The National Institute of Whole Health (NIWH) | Pioneers of Whole Health Education® and Whole Person Care
August 7, 2011

How Your Relationships Impact Your Health

By Georgianna Donadio, MSc, DC, PhD

holistic relationships How Your Relationships Impact Your Health

NIWH is about to publish its first book on transforming relationships using our Behavioral Engagement model of behavior change. The book discusses all the interwoven components of how and why people change their behaviors and the number one overriding factor in why we behave as we do.

At the top of the list is our needs as human beings, right next to food, water and shelter, is the need to be in relationship with others. The Belongingness Theory is held by many psychologists to be rooted in evolution and how humans have been able to survive and thrive in extremely difficult and often dangerous environments. According to the theory, our bodies release neurotransmitter chemicals when we socialize and these neurochemicals have a positive affect on our nevous systems and sense of security and being part of a larger and safer group of others.

We all form what is referred to as “para-relationships” as well. In these realtionships we assoiate ourselves with others like TV characters in sit-coms or with groups of people, like a football team. These attachments allows us to expand our sense of “tribe” and belongingness as well as provide a “reflective” sense of accomplishment or achievement when the groups we associate with win a championship or an Emmy award.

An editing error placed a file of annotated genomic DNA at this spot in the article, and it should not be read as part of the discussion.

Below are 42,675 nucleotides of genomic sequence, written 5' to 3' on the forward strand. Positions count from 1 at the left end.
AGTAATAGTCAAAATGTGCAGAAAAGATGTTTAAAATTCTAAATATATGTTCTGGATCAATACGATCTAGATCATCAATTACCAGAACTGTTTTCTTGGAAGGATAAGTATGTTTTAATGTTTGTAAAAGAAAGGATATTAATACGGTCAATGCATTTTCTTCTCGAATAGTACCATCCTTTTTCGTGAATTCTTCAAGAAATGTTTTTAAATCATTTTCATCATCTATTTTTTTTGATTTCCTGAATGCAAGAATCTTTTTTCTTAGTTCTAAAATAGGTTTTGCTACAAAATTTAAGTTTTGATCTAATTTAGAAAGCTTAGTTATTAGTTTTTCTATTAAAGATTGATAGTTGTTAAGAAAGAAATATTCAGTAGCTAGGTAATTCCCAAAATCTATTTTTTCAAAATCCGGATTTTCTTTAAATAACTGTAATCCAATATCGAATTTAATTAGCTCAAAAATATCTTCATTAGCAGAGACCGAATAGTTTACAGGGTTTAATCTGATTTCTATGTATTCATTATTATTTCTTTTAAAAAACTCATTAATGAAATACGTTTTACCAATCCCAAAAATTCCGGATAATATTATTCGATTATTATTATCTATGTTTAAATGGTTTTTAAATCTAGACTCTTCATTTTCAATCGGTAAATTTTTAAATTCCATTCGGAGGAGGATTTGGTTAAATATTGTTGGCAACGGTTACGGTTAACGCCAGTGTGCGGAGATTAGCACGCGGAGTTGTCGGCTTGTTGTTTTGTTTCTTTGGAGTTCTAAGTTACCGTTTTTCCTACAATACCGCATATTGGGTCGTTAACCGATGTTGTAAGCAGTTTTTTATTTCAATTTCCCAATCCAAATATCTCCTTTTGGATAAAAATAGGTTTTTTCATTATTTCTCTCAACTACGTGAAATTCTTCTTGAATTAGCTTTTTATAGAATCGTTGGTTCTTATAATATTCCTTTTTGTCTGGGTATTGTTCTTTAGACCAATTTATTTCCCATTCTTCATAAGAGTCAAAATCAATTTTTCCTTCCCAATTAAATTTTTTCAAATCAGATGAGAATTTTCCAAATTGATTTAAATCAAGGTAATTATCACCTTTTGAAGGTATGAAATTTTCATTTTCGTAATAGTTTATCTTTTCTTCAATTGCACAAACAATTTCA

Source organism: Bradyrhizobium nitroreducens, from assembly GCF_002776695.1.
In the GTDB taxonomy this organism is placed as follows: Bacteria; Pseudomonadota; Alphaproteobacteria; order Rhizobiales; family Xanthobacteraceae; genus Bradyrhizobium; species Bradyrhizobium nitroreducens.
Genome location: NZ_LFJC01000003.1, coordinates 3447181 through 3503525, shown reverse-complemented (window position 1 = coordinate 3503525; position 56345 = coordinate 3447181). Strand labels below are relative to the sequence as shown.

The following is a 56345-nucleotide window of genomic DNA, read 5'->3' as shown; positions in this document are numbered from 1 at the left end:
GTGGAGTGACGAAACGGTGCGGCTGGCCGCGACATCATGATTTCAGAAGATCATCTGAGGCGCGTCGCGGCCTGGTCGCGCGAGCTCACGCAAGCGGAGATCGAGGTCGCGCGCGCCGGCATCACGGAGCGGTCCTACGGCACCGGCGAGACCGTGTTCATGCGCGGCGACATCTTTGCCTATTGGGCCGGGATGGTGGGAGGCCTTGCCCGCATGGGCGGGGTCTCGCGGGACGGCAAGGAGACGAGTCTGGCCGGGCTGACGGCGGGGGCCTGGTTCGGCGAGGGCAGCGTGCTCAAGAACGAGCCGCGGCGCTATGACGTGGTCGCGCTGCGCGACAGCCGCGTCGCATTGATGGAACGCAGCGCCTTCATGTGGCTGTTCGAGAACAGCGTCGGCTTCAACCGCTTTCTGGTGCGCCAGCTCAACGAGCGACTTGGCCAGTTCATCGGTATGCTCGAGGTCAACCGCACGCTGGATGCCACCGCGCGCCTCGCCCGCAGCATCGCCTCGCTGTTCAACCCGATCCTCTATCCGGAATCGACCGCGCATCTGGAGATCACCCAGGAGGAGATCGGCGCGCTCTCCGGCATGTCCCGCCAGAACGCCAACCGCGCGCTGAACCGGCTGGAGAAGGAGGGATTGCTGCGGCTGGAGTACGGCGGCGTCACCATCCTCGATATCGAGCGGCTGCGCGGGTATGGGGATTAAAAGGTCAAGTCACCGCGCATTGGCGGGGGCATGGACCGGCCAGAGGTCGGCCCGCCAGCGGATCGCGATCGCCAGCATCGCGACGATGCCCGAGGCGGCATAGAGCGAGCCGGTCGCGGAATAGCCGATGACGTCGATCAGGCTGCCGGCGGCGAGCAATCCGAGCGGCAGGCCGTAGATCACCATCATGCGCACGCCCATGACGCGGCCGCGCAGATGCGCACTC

Our realtionships and a sense of belonging are a top priority to all of us. We often lose sight of this until a relationship has ended or someone has passed away. Freud accuratedly said “we are never so hopelessly unhappy as when we lose love.” When it comes to our health, we often do not connect how imperative the experience of loving, being loved and belonging are to our overall well being and immune function. It feels important that from time to time that we remind ourselves about what really matters in our lives as our health and our relationships are intimately intertwined.

Do something good for your self today, and for those you are in relationship with. Take a moment of gratitude for the gift of family, friends, spouse, partner, peers who enrich your life and keep you healthy.

Without the gift of sharing love, our lives and our health suffer.

With all good wishes,
G
© by NIWH 2011 all rights reserved

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